This guide can help!
Below you'll find the difference between all these types of boilers and our recommendations as to which one you should get.
SINGLE BOILER ESPRESSO MACHINES
The water in a given espresso machine is used for two primary functions: extraction in the group head and steaming with the wand.
With a single boiler espresso machine, there is a single source of water (the boiler) for both of these activities.
As a result, machines will typically have a brewing and a steaming mode since each activity takes place at a different temperature.
To make steaming possible, the water in the boiler has to get much hotter than if you were to pull a shot.
Since this tends to raise the temperature of the group head, a single boiler machine needs to cool down after steaming before a shot is pulled. Or in the reverse scenario, you'd have to wait for the water to heat up to the steaming temperature to begin that process.
Easy to understand, right?
Here's a visual aid that can help...
- Single boiler machines are usually more affordable and less sophisticated in their design.
- Great for the home user who isn't going to be constantly cycling between steaming and brewing.
- Cooling flushes not required.
- Reduced ability to control temperatures if you're constantly cycling back and forth between steaming and brewing.
- Long delay times if you have to make multiple milk-based drinks in a row.
- Brew water isn't as fresh as compared to a heat exchanger because it's sitting in the boiler.
- Not ideal for most commercial businesses because of wait times between shots.
Read Next: Best Superautomatic Espresso Machine
HEAT EXCHANGER (HX)
A heat exchanger boiler system also has a single boiler just like the style we previously spoke about.
The water temperature in the boiler is kept at steam temperatures (higher than what you'd use to pull a shot). This water in the boiler can be used directly for the steam wand.
But unlike a single boiler system, there is an additional tube within the boiler. When the barista pulls a shot, the water flows from the water source through this tube located in the boiler.
As it flows through this tube, it reaches the appropriate temperature for brewing (around 190-200 degrees give or take) and flows into the group head for shot extraction.
Any leftover water in this tube after the shot will most likely need to be flushed as it will keep getting hotter because of the temperature of the steam water.
Because of how this process is designed, it means that you don't have direct control over the water temperature that's being used for brewing. Instead, the user changes the temperature of the water that's being used for steam which will indirectly modify the temperature of the brew water passing through the pipe.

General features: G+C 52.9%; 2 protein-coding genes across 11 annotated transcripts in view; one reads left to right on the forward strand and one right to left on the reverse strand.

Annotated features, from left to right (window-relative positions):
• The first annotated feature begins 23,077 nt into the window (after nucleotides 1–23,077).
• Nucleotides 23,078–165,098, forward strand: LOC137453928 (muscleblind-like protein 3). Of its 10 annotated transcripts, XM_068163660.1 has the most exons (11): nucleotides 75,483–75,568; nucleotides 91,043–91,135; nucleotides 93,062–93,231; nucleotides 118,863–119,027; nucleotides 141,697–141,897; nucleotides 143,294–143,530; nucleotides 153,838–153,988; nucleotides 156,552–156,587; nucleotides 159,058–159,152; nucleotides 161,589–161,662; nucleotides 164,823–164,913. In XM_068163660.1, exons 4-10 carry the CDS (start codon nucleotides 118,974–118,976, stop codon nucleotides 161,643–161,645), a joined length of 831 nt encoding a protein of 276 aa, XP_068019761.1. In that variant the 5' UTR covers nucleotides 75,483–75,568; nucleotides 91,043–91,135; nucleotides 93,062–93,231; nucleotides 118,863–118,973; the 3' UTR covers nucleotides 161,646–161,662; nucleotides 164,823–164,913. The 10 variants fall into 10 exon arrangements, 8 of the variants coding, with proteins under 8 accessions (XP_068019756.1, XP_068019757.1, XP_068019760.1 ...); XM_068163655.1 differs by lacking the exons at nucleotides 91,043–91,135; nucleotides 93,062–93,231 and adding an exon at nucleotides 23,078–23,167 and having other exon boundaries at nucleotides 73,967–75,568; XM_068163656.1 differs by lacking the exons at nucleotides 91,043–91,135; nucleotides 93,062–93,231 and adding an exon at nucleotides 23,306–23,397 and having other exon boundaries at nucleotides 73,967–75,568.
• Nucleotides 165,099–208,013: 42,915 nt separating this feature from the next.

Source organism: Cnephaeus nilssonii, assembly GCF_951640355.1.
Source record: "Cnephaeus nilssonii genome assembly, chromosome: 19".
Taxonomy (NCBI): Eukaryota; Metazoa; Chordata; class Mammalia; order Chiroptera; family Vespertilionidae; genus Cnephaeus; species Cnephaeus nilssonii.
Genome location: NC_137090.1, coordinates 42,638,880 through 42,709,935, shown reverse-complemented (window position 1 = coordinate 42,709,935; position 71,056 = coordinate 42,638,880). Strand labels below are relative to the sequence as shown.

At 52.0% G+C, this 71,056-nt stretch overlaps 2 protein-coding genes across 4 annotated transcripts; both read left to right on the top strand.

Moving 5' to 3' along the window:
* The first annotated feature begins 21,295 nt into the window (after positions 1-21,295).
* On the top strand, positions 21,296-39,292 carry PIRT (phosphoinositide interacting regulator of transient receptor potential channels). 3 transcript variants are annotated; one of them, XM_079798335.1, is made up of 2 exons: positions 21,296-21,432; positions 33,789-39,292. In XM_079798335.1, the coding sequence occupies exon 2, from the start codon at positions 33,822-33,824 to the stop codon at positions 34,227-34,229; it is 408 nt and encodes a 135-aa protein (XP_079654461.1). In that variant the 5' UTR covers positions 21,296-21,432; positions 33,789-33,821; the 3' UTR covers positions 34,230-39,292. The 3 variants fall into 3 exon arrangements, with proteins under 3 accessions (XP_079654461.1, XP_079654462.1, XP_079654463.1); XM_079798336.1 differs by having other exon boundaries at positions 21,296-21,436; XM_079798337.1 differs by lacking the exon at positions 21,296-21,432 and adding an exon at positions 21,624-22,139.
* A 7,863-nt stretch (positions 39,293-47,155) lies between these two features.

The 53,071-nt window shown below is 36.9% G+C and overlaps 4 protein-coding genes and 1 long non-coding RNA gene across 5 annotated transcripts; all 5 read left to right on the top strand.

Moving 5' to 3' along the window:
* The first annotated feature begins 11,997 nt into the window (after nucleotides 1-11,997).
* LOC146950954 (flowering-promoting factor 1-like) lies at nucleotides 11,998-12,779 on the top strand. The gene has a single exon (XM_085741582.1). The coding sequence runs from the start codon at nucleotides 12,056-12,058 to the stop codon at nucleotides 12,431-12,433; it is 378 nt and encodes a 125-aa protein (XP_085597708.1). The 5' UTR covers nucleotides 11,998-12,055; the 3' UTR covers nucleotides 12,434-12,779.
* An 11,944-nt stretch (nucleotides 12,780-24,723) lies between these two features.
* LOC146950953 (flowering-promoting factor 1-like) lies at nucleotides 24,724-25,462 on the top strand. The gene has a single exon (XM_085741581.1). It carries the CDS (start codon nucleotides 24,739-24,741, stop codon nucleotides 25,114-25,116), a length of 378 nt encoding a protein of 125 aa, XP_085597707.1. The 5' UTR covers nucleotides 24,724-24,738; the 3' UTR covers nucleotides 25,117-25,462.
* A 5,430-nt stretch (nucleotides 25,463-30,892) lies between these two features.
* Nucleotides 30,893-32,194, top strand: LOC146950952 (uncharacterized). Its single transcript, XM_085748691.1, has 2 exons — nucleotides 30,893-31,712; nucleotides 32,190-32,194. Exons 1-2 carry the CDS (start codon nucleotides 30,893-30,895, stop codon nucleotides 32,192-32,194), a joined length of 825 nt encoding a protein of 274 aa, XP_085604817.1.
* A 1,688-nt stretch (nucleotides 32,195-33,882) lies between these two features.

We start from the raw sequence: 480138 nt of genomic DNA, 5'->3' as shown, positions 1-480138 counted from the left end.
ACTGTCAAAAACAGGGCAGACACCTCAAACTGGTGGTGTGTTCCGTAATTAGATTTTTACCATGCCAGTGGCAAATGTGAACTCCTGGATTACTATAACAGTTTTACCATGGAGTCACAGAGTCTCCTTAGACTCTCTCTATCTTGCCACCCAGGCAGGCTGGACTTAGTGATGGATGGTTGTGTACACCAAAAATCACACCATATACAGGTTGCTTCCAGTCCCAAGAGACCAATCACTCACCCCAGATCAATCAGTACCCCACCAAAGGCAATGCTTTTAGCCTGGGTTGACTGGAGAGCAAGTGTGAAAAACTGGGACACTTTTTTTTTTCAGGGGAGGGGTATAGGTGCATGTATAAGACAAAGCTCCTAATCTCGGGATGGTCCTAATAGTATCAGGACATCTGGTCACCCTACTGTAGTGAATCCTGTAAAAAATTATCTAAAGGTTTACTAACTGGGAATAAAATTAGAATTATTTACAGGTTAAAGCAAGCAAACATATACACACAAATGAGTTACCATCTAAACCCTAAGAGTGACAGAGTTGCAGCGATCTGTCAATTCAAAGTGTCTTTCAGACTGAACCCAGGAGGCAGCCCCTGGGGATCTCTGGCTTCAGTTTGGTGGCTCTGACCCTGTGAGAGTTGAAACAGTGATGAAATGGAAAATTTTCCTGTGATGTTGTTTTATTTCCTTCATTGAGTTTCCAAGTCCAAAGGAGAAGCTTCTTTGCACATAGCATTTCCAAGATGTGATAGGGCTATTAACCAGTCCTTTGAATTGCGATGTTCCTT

Confused? This diagram should help...
- Water is fresher since it comes direct from a water source and isn't sitting in a boiler.
- Uses less energy than a double boiler system since only one boiler needs to be heated.
- Usually run cheaper than a double boiler machines.
- Great for the person who does a lot of cappuccinos or other milk-based espresso drinks.
- Better for commercial applications than single boiler, but super high volume operations would do better with double boiler.
- No direct control over the temperature of the brew water.
- This means you cannot up or lower the steam pressure without impacting the brew water temperature.
- A cooling flush is required.
Read Also: What is a Portafilter?
Despite it being arguably the most efficient type of boiler-setup, a double boiler is by far the easiest to understand.
The water for brewing and the water for steaming each have their own separate boiler where they get pumped water from the machine's water source.
This means that the user can adjust the temperature for both of these activities independent of one another.
Unlike a single boiler, there's no need to wait for the water to cool down or heat up before steaming and pulling a shot.
This image will help make it easier to understand...
- Brew and steam temperature can be independently adjusted and set which means more consistency.
- Ideal for commercial environments which are fast paced and where customers are ordering a variety of drinks.
- Cooling flushes not required.
- Guts of the machine are more complex and usually require more repairs.
- Runs pricier than the other types of machines.
- No fresh water direct from the source like on the heat exchanger.
By this time, you should have a pretty good understanding of the difference between all the types of boilers an espresso machine can have.
Now for the fun part - how about checking out some machines?